I have been pretty obsessed with the quality of listening in recent classes.
Stanislavski said that “the art of great acting is the art of great listening “.
Quite right. But its extraordinary how often this essential part of a transaction is missed.
During his most recent visit to ICAT, top director Mike Alfreds spent an afternoon coaching the participants through their listening problems. He consistently stopped the scenes because he could see no response in the partners as they were working.
What he wanted them to do was physically acknowledge receipt of an action in some way. Now, this could be and indeed was misconstrued as a request to ‘demonstrate’ a reaction which felt hammy to the actors. But what Mike was actually trying to inspire was an open attitude to every beat in the text. By calling out every missed response he was strengthening the message that every action has to have a reaction. Ultimately the reaction may just register in the eyes of the listener but, if they are truly listening, an internal response must happen.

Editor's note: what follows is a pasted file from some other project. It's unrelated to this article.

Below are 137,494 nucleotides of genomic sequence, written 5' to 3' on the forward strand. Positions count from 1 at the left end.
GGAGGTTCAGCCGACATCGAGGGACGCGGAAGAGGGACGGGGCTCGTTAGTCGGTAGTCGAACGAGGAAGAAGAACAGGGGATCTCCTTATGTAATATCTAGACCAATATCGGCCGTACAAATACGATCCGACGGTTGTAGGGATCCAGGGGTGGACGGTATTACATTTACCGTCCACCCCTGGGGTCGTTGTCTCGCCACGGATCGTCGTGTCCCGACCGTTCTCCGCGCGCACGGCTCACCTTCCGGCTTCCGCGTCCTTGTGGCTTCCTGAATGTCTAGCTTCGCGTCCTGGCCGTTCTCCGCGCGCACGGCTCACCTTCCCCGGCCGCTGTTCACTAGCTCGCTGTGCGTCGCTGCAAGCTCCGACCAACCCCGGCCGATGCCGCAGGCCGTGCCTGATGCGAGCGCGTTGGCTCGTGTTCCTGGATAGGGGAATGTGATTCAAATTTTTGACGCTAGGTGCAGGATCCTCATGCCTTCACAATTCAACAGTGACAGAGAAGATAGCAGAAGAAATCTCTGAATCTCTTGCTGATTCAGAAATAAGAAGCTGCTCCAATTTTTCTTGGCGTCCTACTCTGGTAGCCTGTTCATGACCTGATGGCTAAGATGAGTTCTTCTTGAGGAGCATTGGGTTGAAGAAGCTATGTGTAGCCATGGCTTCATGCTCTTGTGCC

Stanislavski lays it out like this:
A plays an action
B receives it and has an internal response
B then makes a decision
B plays an action back to A
A receives it and has internal response….and so on.
It is likely that if you are struggling to believe a performance, the actors may not be playing the middle part of the transaction (reaction/decision) and may just be throwing actions backwards and forwards which appear to just bounce off each other, having no lasting effect, effectively like throwing a tennis ball against a brick wall. This never rings true regardless of the energy expended.
To you, the artist.